Try not to forget to include some of these. They make red mana, which you


Michael Kuhman finished second at Grand Prix Orlando with this mana build:
Seething Song x4
Darksteel Citadel x4
Great Furnace x2
Mountain x18

Aaron Vanderbeek ran this mana set up at a Pittsburgh PTQ:
Seething Song x4
Mountain x24

Jason Adams ran this mana set up at a recent PTQ:
Talisman of Impulse x2
Talisman of Indulgence x2
Solemn Simulacrum x4
Blinkmoth Nexus x3
Darksteel Citadel x4
Great Furnace x4
Mountain x14

I ran this mana set up last Saturday in the Dallas PTQ:
Talisman of Impulse x2
Talisman of Indulgence x3
Solemn Simulacrum x4
Blinkmoth Nexus x4
Darksteel Citadel x4
Great Furnace x4
Mountain x11

Tommy Richardson was the sole red mage in the top eight at Dallas last week:
Solemn Simulacrum x4
Talisman of Indulgence x2
Talisman of Impulse x2
Seething Song x3
Darksteel Citadel x3
Great Furnace x3
Blinkmoth Nexus x3
Mountain x13

Raffaele Lo Moro ran this mana set as a top eight finisher at Pro Tour Kobe:
Solemn Simulacrum x4
Darksteel Citadel x4
Stalking Stones x3
Mountain x17

Alesandre Peset ran this mana set up as a top eight finisher at Pro Tour
Seething Song x4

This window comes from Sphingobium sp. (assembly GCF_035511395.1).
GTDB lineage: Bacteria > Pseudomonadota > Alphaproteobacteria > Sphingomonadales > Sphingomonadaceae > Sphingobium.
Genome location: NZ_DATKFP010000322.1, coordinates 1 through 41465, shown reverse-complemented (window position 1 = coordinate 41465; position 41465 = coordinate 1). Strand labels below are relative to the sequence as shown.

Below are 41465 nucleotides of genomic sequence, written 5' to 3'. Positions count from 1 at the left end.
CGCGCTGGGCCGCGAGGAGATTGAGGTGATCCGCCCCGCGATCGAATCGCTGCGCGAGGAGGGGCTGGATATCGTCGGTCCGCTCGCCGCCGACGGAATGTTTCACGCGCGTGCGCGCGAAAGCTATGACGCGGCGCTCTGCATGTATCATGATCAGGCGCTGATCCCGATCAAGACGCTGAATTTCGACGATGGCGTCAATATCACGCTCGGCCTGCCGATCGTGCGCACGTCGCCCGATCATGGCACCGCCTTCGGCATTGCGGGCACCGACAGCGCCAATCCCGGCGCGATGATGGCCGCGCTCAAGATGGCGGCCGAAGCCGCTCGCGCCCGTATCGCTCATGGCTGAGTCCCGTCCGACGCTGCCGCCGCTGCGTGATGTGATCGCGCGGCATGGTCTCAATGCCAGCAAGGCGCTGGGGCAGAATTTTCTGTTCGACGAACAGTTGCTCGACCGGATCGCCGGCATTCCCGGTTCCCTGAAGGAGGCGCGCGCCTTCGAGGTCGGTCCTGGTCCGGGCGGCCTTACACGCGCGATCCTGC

Talisman of Indulgence x2
Talisman of Impulse x2
Mountain x15
Stalking Stones x2
Darksteel Citadel x2
Great Furnace x4


The winner and STILL champion, Shatter is simply the best card for handling
artifacts. Keep say, FOUR of these in your sideboard in case you run into, I
donít knowÖ, some deck constructed almost entirely out of artifacts!?!

This card is becoming a little less popular with those ďin the knowĒ who
claim Detonate is more often than not simply land destruction against
Affinity. I donít see anything wrong with bringing up to four Detonate from
the sideboard against Affinity, but I can see where you may not have room in
your sideboard for this card.

Furnace Dragon
This card is only for sideboarding against Affinity, generally winning the
game or at least ruining the day for your Affinity-wielding opponent.

Grab the Reins
This is super-tech against Tooth and Nail. After trying it last Saturday, I
have to say this card is not quite good enough. The answer to Tooth and Nail
is to hit them very hard very fast. This card is a great trick against Tooth